• Be concrete in your examples, either in the past (stories are really good when you can link previous success to the company’s future success if they hire you) – but also for the future. Imagine how you can help with the company’s strategy (it should be in their annual report), for example. Find a problem you imagine the business faces and solve it (with your help, of course).
  • Be prepared for the long process of interviewing, These days, it could take a while, unless you are an insider. Show your confidence and warm personality, your manners, humbleness and EQ. Make sure you are talking in what I call verbal paragraphing. Chunk your sentences together and make yourself sound eloquent.
  • Posture is key: smile, shoulders back, well-groomed people get the job. Period.

keep looking for an opportunity

Of course there are books that have been written about all the steps in the job search from CVs to follow-up emails, so I don’t have to say more at the moment. Mostly, remember to do your best and do not give up. Keep going until the 22nd of December and start again on the 8th of January at the very latest (and that’s for Switzerland, the break is much shorter in the US and other places).

I wish you all the best for this month, and for the holidays.

Patricia Jehle

Feel secure? Who’s got your back?

April 18th, 2017

Who’s really got your back?

Our lives are much easier to live when we feel like the people we work with and live with support us wholeheartedly, and not just when we “get it right”. They have got your back.

But these types of relationships are rare. We know, there are those who are, unfortunately, against us in whatever we do. You know the types; some would call them enemies. Those are the people who would never accept that you and I can – and do – grow and change. They are just against you, no matter what.

Then there are those who are neutral towards us – and they are neither for us nor against us, they are just “there”. They have either no interest in us as people, ore they are, perhaps, afraid of making a stand at all for us, either positive or negative. They may be neutral out of fear or paranoia, or just out of busy-ness and distraction.

Then there are those who are for us when we are doing what they support, when we are “getting it right”; and I would call those relationships “transactional”. When you do what they like they seem to have your back, but if you go off in a different direction, they don’t really support you anymore. These are rather manipulative relationships. It’s the “I’ll scratch your back if you do mine” kind of relationship. We are seen as objects in this person’s view. These are rather common, but I wish you very few of these kind relationships, because they can be quite hurtful, in the end.

Dogs are very very grace-full, for example

Finally, there are those in our lives who support us and have our backs no matter what we do and how you may change, they are “for us”. These are very rare birds but I still wish you many of these latter types of people, both at work and in your personal life! In this we are valued as who we are, as humans to be treated with great care and with the intent to do good for us, always, even when they are seemly tough on us. We are treated the way that person wants to be treated. These kinds of people are integrated socially and emotionally. They have the integrity I was talking about in last weeks blog.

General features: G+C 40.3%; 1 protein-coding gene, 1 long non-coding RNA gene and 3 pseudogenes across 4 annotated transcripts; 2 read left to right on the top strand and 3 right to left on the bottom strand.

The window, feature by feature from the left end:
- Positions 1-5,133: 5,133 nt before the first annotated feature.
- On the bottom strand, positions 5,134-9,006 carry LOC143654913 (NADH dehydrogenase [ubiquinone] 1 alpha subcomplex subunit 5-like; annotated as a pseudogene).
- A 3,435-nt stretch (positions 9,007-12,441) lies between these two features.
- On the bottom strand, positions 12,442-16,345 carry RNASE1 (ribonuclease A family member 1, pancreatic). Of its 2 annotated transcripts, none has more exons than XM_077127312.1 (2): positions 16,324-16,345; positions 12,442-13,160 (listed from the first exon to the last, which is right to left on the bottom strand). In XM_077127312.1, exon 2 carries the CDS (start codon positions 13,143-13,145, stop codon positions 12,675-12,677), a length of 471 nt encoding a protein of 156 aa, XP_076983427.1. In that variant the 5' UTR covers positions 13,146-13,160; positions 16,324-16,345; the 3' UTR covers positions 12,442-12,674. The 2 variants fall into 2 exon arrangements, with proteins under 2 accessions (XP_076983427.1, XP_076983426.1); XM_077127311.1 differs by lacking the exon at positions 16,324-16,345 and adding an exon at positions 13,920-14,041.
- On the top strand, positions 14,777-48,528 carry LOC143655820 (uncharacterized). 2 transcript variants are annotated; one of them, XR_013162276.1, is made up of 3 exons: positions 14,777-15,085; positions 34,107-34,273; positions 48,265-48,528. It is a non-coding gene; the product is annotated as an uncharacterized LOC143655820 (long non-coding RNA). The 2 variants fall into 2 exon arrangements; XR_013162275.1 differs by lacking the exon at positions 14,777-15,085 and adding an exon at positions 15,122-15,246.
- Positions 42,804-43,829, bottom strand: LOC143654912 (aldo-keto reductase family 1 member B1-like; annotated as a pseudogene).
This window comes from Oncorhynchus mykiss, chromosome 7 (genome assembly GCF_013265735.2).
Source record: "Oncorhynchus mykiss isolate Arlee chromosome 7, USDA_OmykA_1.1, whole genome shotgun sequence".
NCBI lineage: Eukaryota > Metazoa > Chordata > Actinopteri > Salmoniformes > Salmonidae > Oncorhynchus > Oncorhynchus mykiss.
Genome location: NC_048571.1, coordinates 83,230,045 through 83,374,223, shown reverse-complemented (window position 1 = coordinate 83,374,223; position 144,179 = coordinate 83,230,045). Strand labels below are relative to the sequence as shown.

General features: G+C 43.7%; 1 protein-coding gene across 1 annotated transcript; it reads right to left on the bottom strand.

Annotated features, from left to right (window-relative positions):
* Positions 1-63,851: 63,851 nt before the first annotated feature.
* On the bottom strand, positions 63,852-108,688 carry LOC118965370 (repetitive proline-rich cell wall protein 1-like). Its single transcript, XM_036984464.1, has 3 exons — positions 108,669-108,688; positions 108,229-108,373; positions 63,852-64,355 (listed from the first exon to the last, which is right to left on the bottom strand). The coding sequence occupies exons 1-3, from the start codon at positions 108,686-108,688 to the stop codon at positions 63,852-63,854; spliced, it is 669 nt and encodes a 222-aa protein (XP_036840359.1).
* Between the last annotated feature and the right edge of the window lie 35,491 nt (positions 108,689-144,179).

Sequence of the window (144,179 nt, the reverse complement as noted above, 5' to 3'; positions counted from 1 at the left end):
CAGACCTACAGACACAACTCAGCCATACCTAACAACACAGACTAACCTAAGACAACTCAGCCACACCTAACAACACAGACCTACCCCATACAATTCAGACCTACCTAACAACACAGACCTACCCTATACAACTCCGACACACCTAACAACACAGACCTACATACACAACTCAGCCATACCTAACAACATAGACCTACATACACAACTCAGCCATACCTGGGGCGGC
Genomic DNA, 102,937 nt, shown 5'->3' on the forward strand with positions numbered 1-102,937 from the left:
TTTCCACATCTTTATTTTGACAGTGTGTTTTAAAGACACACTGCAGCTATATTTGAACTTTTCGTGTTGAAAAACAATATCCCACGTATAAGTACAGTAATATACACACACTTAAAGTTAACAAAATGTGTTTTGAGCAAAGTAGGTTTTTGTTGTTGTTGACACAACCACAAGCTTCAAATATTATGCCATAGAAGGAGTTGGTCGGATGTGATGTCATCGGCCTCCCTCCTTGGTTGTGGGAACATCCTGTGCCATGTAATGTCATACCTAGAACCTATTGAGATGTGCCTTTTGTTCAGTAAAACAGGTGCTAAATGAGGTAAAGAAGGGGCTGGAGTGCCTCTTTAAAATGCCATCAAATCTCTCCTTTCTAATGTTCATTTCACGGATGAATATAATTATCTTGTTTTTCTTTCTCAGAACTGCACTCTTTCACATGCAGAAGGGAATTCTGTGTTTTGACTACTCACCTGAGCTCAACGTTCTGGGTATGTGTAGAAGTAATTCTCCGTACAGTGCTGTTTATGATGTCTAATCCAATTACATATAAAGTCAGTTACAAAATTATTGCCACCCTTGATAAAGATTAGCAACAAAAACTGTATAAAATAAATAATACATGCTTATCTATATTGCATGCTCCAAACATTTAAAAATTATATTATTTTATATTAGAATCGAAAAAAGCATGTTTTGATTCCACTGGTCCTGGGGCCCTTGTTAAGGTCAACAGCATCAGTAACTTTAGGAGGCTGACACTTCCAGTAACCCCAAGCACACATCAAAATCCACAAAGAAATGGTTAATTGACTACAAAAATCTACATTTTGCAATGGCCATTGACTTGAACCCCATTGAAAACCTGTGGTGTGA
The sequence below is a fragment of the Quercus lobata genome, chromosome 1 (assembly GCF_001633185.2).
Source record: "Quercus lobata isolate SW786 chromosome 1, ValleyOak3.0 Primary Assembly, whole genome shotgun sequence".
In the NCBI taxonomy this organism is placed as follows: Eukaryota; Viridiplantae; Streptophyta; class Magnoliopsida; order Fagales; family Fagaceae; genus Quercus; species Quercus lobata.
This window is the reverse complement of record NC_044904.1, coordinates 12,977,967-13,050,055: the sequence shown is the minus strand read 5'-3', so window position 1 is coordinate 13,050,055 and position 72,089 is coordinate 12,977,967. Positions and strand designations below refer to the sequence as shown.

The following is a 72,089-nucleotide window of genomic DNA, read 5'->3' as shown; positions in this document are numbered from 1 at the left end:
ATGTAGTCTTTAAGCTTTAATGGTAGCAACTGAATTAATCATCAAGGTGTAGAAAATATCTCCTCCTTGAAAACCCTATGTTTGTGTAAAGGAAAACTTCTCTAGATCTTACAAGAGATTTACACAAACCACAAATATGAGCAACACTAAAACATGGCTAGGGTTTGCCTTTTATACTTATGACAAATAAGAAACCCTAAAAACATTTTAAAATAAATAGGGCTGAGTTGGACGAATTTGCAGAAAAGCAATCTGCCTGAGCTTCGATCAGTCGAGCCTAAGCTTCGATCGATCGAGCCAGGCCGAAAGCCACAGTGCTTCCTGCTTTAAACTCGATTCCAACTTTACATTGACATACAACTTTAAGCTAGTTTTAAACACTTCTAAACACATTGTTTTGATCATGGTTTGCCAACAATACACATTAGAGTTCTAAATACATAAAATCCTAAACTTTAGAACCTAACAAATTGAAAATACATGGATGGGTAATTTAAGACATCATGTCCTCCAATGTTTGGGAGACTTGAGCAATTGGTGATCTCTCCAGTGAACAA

Last week I talked about integrity, quoting from Dr. Henry Cloud’s book by the same name. Dr. Cloud talks about three kinds of people you will encounter in this book: paranoid, transactional, and grace-full ones. You can tell which of the three kinds of person you are dealing with when something goes wrong. The paranoid person can easily turn on you if something goes wrong; they might even attack you. The transactional person treats you the way they feel you deserve, in “all fairness”; but since we are all human and all make mistakes, we deserve to be punished, since we make those mistakes. After all in this person’s point of view, it is always an “eye for an eye”. Again, it is clear that we are treated like objects that produce a product or a service, and that is all. The best, the graceful person, treats us not as we deserve, but as who we might become; they treat us with our best kind of person for us interest in mind. They are the true trust-builders, and the people who, when in leadership, bring out the best in their employees. Your personal growth is enhanced by that person. Keep these people and treat them well, for they are gold. This kind of boss is the best kind.

It takes two for good solutions, and a great relationship.

“True trust comes when we realize that another’s goodness, and being for my best interest, is not dependent on anything. It is just a part of that person’s integrity. It is who that person is, the kind of person who wants the best for others and will do whatever he or she can to bring that about.” That is a person full of grace.

I hope I can continue to become like this grace-full, full of integrity, kind of person, and that those around me can trust me like this. I also wish for more of these kinds of people in my life.

I hope that we, you and I, can be surrounded by grace-full people! Then we will have the needed security to grow. This is my wish for you this week: be and be around the grace-full!

Patricia Jehle

If you want to join my LinkedIn group, go here:

Who was your best boss?

February 7th, 2017

Who was your best boss?


My boss, Don B. was not my first boss, but he was, and still is, for me the epitome of what a good boss should be. He was directive when need be, but he trusted us to know our jobs. His office door was usually open for us, and he knew how to motivate and thank people.


Today I found my old boss on linkedin and asked to connect. I hope he does, but it could be that he is a passive LI member. After all, he was getting ready to retire 25 years ago when I took off for Switzerland and new adventures; he had positive plans for himself. But that is a subject for another blog. Here I want to say what Don did right in leading and how that made me work and feel.